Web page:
Then, “he wrought the doom of Doriath and was ensnared within the curse of Mandos.” Because of his fear, he gave Beren an impossible task, bringing Doriath into the larger world. If Beren failed, Thingol would lose his daughter because of the knowledge of condemning Beren to an impossible task. If he succeeded, having a Silmaril would bring down the wrath of both the Noldor and the Valar. Thingol sealed his fate.
Beren, of course, accepts the mission. The young warrior heads north out of Doriath towards the wastes of Taur-Nu-Fuin, what was once Dorthonian – what was once his home. As he traveled, Beren realized he was spied upon, so he shouted to the hidden warriors and showed the Ring of Felagund; “Thus Beren came before King Finrod Felagund.”
He told the King what had befallen his father, and he said of his adventures, finally revealing to the King his quest to secure a Silmaril for Thingol so that he may be with his love. Finrod tells him:
“It is plain that Thingol desires your death; but it seems that his doom goes beyond his purpose, and that the Oath of Fëanor is again at work. For the Silmarils are cursed with an oath of hatred, and he that even names them in desire moves a great power from slumber; and the sons of Fëanor would lay all the Elf-kingdoms in ruin rather than suffer any other than themselves to win or possess a Silmaril, for the Oath drives them.”
Beren’s appearance came after the time of the Battle of Sudden Flame, when Curufin and Celegorm had fled to Nargothrond with them. The curse of Fëanor was strong, and the Hubris of the Noldor was even more potent. The sons of Fëanor would take their desire to gain the Silmarils to any extent, and Finrod knows this.
“And after Celegorm Curufin spoke, more softly but with no less power, conjuring in the minds of the Elves a vision of war and the ruin of Nargothrond. So great a fear did he set in thier hearts that never after until the time of Túrin would any Elf of that realm go into open battle; but with stealth and ambush, with wizardry and venomed dart, they pursued all strangers, forgetting the bonds of kinship.“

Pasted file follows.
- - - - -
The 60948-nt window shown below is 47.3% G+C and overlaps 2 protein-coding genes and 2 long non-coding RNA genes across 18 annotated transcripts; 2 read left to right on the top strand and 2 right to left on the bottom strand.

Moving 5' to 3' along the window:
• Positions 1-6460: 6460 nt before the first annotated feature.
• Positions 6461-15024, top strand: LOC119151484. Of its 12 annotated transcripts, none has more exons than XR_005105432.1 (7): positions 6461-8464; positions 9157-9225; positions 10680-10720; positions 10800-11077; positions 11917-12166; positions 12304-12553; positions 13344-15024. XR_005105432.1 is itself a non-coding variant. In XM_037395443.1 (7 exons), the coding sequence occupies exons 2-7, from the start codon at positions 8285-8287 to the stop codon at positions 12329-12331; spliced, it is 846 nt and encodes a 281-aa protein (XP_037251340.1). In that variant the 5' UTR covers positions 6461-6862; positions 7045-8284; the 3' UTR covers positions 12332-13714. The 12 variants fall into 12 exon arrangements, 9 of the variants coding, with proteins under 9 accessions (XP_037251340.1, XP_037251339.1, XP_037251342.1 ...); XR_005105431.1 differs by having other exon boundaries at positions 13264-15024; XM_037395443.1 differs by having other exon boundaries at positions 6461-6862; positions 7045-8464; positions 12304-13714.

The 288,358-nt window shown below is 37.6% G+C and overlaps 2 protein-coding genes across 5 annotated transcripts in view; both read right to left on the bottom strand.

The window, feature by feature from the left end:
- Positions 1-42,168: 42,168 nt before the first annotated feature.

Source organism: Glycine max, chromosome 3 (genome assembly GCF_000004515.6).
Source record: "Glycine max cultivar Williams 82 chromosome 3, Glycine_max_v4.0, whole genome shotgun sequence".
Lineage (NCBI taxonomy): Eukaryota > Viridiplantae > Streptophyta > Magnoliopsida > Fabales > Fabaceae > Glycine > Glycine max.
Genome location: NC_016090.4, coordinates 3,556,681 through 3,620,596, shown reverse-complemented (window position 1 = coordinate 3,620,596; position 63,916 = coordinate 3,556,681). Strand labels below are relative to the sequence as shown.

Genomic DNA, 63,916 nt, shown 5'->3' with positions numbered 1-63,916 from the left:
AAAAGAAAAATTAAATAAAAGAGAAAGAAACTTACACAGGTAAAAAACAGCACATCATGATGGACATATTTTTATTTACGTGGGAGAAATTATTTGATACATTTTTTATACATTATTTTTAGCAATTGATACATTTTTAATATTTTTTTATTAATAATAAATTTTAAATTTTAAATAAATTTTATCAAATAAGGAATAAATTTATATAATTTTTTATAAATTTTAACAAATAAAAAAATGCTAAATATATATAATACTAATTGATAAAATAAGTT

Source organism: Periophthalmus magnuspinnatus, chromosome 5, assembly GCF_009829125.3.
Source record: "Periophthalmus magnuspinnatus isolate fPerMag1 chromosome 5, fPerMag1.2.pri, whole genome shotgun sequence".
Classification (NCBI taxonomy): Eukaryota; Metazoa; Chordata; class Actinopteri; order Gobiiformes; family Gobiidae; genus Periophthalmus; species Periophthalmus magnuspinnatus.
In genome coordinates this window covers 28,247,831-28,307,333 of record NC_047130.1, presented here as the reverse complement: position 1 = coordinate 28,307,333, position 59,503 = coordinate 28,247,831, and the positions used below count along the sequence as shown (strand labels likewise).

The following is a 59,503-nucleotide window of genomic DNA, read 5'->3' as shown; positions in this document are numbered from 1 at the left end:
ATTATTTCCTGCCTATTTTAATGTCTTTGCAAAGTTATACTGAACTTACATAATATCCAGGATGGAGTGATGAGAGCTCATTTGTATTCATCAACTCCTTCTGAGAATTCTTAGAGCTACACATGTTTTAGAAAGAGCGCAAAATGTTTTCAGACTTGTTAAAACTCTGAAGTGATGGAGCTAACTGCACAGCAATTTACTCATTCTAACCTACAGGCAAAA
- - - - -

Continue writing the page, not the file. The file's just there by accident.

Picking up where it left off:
Much like we have seen in the Third Age, the Silmarils call out to the Noldor as the One Ring does. But unfortunately, their power corrupts absolutely, and their meaning has blinded the Noldor to bring about their demise.
Curufin and Celegorm, knowing they are the next in line to be King if Finrod falls in battle, encourage him to go and help Beren steal a Silmaril from Morgoth, “whatever betide.“
Join me next week as we continue Beren’s quest for the Silmaril and Lúthien’s hand in marriage!
“Among the tales of sorrow and of ruin that come down to us from the darkness of those days there are yet some in which amid weeping there is joy and under the shadow of death light that endures. And of these histories most fair still in the ears of the Elves is the tale of Beren and Lúthien. Of their lives was made the Lay of Leithian, Release of Bondage, which is the longest save one of the songs concerning the world of old; but here the tale is told in fewer words and without song.”
Welcome back to another Blind Read! This week we begin the epic tale of Beren and Lúthien by witnessing Beren’s beginnings and growth into the epic warrior he was to become.
The quote above begins the chapter, and we quickly learn of the Outlaws of Dorthonian led by Barahir, Beren’s father. These were the last twelve human men living in Dorthonian because “Barahir would not forsake” it. Pursued by Morgoth, these men hid in the moors of the highlands of that region at a lake named “Tarn Aeluin.”
“The waters of Tarn Aeluin were held in reverence, for they were clear and blue by day and by night were a mirror for the stars; and it was said that Melian herself had hallowed that water in days of old.“
These Men lived in peace for several years until one of the Outlaws, Gorlim, came home from a battle and “found his house plundered and forsaken, and his wife gone; whether slain or taken he knew not.”
Despite plundering this house, the Outlaws remained hidden and were a thorn in Morgoth’s side, so he “commanded Sauron to find them and destroy them.“
Sauron learned of Gorlim’s loss and, with his sorcery, set an illusion of Gorlim’s wife in the house. Then, when he came back from ranging, he saw her image in the place, “and her face was worn with grief and hunger, and it seemed to him that he heard her lamenting that he had forsaken her.”
Sauron’s trap had worked. Agents of Sauron captured Gorlim and “tormented him, seeking to learn the hidings of Barahir and all his ways. But nothing would Gorlim tell.”
The torment continued until Sauron finally offered Gorlim’s wife back to him. “Then Sauron laughed; and he mocked Gorlim, and revealed to him that he had seen only a phantom devised by wizardry to entrap him; for Eilinel (Gorlim’s wife) was dead.“
But he still promised to bring her back, and “In this way the hiding of Barahir was revealed.”
Morgoth’s agents descended on the troop and brutally slaughtered them. Fortunately, Beren, son of Barahir, was off-ranging when the devastation happened.
Beren returned after having a prophetic dream, telling of his father’s murder, but he was too late. He saw his fellow Outlaws dead next to the Tarn Aeluin. “There Beren buried his father’s bones, and raised a cairn of boulders above him, and swore upon it an oath of vengeance.”